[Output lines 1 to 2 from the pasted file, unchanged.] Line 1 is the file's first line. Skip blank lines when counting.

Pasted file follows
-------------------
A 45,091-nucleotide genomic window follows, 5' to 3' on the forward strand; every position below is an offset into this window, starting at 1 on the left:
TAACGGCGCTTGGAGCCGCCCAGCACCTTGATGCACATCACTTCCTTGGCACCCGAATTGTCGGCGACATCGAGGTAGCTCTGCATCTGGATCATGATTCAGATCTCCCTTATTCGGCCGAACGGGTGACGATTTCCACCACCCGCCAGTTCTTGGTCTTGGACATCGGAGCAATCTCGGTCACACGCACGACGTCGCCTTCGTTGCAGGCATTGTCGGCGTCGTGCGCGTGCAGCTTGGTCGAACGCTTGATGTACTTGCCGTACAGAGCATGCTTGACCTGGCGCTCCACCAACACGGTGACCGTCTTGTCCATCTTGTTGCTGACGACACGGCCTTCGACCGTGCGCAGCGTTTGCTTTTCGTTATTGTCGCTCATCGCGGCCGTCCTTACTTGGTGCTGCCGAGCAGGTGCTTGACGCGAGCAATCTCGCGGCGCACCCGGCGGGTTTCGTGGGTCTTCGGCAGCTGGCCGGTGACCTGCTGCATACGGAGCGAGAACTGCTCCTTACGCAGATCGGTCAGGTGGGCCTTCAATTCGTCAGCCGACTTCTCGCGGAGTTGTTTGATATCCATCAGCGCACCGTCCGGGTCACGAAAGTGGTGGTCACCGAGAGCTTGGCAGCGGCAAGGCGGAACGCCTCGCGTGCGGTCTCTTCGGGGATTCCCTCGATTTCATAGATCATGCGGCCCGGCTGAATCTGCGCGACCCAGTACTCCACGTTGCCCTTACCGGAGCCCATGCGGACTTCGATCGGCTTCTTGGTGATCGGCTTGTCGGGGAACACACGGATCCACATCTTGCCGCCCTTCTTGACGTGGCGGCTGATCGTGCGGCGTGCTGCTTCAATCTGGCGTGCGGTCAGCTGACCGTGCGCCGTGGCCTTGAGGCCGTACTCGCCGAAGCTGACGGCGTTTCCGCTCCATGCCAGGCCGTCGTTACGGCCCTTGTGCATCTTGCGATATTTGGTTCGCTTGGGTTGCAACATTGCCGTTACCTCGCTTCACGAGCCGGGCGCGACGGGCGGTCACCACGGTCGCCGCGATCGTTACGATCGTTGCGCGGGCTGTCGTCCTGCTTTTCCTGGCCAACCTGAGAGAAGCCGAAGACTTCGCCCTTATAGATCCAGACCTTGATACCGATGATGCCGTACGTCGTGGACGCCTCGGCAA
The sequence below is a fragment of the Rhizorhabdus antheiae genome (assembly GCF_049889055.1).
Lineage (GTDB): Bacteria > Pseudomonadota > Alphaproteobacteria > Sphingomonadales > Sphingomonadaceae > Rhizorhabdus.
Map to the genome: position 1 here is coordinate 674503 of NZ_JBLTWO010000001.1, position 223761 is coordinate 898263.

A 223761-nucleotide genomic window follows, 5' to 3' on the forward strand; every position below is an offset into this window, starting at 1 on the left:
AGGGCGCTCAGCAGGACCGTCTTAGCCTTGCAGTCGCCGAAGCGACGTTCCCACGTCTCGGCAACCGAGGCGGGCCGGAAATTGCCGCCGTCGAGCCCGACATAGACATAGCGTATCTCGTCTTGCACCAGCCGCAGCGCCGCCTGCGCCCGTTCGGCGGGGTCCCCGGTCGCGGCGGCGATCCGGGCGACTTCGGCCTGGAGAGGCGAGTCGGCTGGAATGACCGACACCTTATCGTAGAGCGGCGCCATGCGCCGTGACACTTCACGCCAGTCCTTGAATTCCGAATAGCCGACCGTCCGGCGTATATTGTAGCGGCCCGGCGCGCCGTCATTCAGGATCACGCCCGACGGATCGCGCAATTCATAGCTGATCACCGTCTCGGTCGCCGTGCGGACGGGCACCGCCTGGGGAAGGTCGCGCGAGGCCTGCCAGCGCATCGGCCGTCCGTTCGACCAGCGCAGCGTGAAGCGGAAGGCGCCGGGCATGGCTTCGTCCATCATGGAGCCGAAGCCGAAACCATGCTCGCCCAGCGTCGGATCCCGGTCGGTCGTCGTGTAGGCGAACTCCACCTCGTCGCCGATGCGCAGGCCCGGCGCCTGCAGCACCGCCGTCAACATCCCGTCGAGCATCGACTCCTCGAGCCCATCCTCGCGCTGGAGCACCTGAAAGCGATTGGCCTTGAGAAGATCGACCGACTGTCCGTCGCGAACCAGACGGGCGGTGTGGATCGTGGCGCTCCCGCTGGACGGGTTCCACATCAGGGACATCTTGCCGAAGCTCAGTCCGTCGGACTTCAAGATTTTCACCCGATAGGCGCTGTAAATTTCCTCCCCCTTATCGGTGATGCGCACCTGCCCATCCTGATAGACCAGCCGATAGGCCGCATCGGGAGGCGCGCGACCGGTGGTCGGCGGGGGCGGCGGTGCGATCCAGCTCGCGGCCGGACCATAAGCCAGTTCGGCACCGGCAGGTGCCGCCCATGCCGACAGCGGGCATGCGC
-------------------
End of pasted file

A 45,091-nucleotide genomic window follows, 5' to 3' on the forward strand; every position below is an offset into this window, starting at 1 on the left:
TAACGGCGCTTGGAGCCGCCCAGCACCTTGATGCACATCACTTCCTTGGCACCCGAATTGTCGGCGACATCGAGGTAGCTCTGCATCTGGATCATGATTCAGATCTCCCTTATTCGGCCGAACGGGTGACGATTTCCACCACCCGCCAGTTCTTGGTCTTGGACATCGGAGCAATCTCGGTCACACGCACGACGTCGCCTTCGTTGCAGGCATTGTCGGCGTCGTGCGCGTGCAGCTTGGTCGAACGCTTGATGTACTTGCCGTACAGAGCATGCTTGACCTGGCGCTCCACCAACACGGTGACCGTCTTGTCCATCTTGTTGCTGACGACACGGCCTTCGACCGTGCGCAGCGTTTGCTTTTCGTTATTGTCGCTCATCGCGGCCGTCCTTACTTGGTGCTGCCGAGCAGGTGCTTGACGCGAGCAATCTCGCGGCGCACCCGGCGGGTTTCGTGGGTCTTCGGCAGCTGGCCGGTGACCTGCTGCATACGGAGCGAGAACTGCTCCTTACGCAGATCGGTCAGGTGGGCCTTCAATTCGTCAGCCGACTTCTCGCGGAGTTGTTTGATATCCATCAGCGCACCGTCCGGGTCACGAAAGTGGTGGTCACCGAGAGCTTGGCAGCGGCAAGGCGGAACGCCTCGCGTGCGGTCTCTTCGGGGATTCCCTCGATTTCATAGATCATGCGGCCCGGCTGAATCTGCGCGACCCAGTACTCCACGTTGCCCTTACCGGAGCCCATGCGGACTTCGATCGGCTTCTTGGTGATCGGCTTGTCGGGGAACACACGGATCCACATCTTGCCGCCCTTCTTGACGTGGCGGCTGATCGTGCGGCGTGCTGCTTCAATCTGGCGTGCGGTCAGCTGACCGTGCGCCGTGGCCTTGAGGCCGTACTCGCCGAAGCTGACGGCGTTTCCGCTCCATGCCAGGCCGTCGTTACGGCCCTTGTGCATCTTGCGATATTTGGTTCGCTTGGGTTGCAACATTGCCGTTACCTCGCTTCACGAGCCGGGCGCGACGGGCGGTCACCACGGTCGCCGCGATCGTTACGATCGTTGCGCGGGCTGTCGTCCTGCTTTTCCTGGCCAACCTGAGAGAAGCCGAAGACTTCGCCCTTATAGATCCAGACCTTGATACCGATGATGCCGTACGTCGTGGACGCCTCGGCAA